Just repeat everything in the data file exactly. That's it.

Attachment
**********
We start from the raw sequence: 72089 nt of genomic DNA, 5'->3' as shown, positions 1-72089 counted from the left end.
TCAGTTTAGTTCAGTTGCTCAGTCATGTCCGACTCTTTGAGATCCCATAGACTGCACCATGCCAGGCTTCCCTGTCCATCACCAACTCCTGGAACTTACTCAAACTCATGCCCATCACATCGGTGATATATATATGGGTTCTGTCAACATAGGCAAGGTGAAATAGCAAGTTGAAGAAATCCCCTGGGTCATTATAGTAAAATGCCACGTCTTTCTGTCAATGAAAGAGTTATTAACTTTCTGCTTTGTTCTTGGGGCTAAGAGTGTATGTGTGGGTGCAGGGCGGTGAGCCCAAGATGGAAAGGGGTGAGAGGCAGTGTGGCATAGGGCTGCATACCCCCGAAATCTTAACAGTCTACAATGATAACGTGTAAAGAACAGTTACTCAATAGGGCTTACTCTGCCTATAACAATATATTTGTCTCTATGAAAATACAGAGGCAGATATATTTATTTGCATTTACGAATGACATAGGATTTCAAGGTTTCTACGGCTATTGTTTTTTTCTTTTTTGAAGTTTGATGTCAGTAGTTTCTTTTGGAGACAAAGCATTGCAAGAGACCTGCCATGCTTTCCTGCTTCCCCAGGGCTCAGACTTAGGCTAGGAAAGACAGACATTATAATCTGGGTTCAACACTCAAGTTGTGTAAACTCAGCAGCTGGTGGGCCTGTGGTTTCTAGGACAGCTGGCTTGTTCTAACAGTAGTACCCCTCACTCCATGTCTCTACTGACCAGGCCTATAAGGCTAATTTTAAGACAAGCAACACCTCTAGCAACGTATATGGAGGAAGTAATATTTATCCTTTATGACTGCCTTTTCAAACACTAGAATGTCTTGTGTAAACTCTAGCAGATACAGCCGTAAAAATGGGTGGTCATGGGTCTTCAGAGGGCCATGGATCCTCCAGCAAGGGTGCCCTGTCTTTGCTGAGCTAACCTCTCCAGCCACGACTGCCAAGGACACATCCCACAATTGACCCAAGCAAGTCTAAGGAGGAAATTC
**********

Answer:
We start from the raw sequence: 72089 nt of genomic DNA, 5'->3' as shown, positions 1-72089 counted from the left end.
TCAGTTTAGTTCAGTTGCTCAGTCATGTCCGACTCTTTGAGATCCCATAGACTGCACCATGCCAGGCTTCCCTGTCCATCACCAACTCCTGGAACTTACTCAAACTCATGCCCATCACATCGGTGATATATATATGGGTTCTGTCAACATAGGCAAGGTGAAATAGCAAGTTGAAGAAATCCCCTGGGTCATTATAGTAAAATGCCACGTCTTTCTGTCAATGAAAGAGTTATTAACTTTCTGCTTTGTTCTTGGGGCTAAGAGTGTATGTGTGGGTGCAGGGCGGTGAGCCCAAGATGGAAAGGGGTGAGAGGCAGTGTGGCATAGGGCTGCATACCCCCGAAATCTTAACAGTCTACAATGATAACGTGTAAAGAACAGTTACTCAATAGGGCTTACTCTGCCTATAACAATATATTTGTCTCTATGAAAATACAGAGGCAGATATATTTATTTGCATTTACGAATGACATAGGATTTCAAGGTTTCTACGGCTATTGTTTTTTTCTTTTTTGAAGTTTGATGTCAGTAGTTTCTTTTGGAGACAAAGCATTGCAAGAGACCTGCCATGCTTTCCTGCTTCCCCAGGGCTCAGACTTAGGCTAGGAAAGACAGACATTATAATCTGGGTTCAACACTCAAGTTGTGTAAACTCAGCAGCTGGTGGGCCTGTGGTTTCTAGGACAGCTGGCTTGTTCTAACAGTAGTACCCCTCACTCCATGTCTCTACTGACCAGGCCTATAAGGCTAATTTTAAGACAAGCAACACCTCTAGCAACGTATATGGAGGAAGTAATATTTATCCTTTATGACTGCCTTTTCAAACACTAGAATGTCTTGTGTAAACTCTAGCAGATACAGCCGTAAAAATGGGTGGTCATGGGTCTTCAGAGGGCCATGGATCCTCCAGCAAGGGTGCCCTGTCTTTGCTGAGCTAACCTCTCCAGCCACGACTGCCAAGGACACATCCCACAATTGACCCAAGCAAGTCTAAGGAGGAAATTC